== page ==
The advent of desktop publishing
The advent of desktop publishing revolutionised the graphic design profession. The ease and speed of image reproduction and the ability to effortlessly put together text and images saw computers with desktop publishing software rapidly replace traditional typesetting methods. From the eighties onwards, a computer and a digital printer were all that was needed for DIY printing, doing away with the specialist knowledge and equipment that was hitherto necessary.
But while desktop publishing has democratised and speeded up the designing and printing process, enabling much more experimentation along the way, it has also resulted in a gradual distancing of the designer from the production process, creating a divide between the design phase and the production phase.
The return of letterpress printing
The traditional setting of movable type for letterpress printing which, barring a few tweaks here and there, was the standard production process for all printed materials for over four centuries, was quickly replaced first by phototypesetting and offset printing, and then by desktop publishing and digital printing.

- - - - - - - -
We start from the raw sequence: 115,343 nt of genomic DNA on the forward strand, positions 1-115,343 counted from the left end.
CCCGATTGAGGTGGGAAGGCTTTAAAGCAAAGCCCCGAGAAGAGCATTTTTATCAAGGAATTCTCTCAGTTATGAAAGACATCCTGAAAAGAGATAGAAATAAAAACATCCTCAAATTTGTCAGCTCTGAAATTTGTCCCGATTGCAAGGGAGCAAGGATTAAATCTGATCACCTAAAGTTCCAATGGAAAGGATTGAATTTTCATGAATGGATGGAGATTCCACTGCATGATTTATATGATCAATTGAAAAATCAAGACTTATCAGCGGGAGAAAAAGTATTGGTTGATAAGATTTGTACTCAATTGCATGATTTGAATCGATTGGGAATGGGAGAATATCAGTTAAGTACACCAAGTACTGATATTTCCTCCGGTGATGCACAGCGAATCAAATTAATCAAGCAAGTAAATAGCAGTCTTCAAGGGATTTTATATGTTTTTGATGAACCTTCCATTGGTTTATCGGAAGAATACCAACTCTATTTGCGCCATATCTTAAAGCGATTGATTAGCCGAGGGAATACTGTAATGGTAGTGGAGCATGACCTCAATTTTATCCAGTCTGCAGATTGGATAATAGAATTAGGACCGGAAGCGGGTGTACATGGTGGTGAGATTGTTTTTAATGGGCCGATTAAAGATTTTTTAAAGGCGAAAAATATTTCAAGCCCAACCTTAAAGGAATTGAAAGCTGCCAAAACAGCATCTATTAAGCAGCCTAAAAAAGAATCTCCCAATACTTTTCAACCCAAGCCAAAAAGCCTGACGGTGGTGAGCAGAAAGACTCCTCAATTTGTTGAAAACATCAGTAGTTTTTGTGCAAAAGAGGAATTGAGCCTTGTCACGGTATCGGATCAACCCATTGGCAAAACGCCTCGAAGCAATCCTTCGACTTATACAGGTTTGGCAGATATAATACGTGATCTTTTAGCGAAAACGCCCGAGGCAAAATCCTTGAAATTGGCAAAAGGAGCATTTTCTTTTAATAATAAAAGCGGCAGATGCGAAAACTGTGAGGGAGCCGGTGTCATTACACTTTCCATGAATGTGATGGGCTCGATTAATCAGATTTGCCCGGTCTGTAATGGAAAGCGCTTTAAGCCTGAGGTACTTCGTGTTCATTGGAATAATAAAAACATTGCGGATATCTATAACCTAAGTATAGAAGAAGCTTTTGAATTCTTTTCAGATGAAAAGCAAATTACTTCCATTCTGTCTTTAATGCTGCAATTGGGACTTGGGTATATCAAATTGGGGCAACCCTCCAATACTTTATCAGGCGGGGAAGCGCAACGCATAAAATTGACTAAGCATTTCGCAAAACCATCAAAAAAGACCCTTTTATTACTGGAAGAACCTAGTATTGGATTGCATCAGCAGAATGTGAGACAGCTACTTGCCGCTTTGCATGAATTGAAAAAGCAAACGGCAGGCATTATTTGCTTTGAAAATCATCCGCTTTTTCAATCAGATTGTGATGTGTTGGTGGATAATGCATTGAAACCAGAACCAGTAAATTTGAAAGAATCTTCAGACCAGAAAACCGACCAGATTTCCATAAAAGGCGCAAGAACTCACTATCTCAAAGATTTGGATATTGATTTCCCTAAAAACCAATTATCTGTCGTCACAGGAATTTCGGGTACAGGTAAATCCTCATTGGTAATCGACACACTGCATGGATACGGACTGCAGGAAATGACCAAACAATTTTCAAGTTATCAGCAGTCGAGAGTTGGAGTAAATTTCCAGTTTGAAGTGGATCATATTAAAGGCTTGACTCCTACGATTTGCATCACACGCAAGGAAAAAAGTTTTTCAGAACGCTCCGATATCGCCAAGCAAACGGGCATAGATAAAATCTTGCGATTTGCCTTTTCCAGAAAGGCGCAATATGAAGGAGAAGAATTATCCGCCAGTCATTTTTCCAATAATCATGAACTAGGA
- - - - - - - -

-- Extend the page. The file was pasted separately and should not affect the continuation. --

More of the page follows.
Cases full of metal and wooden types of every size and font, typesetting materials and every kind of press, from the screw press to linotype and monotype machines, all suddenly became obsolete.
In recent years, however, techniques from the analogue printing world have been making a comeback, throwing into sharp relief a digital aesthetic based on repeatability and regularity. After a few decades spent in the dustbin of history, letterpress printing machines and materials are finding a new lease of life.
Letterpress printing is extremely labour-intensive and time-consuming compared to other methods but, when done well, the end result achieves an incomparable level of detail and charm.
The value of letterpress printing today lies not only in the results it achieves, but also in the design constraints it imposes: developing a composition idea involves the manipulation of physical objects, each with their own shape, weight and colour, which have to be fitted together in metal grids; even white spaces are objects in traditional typesetting.
The educational value of movable type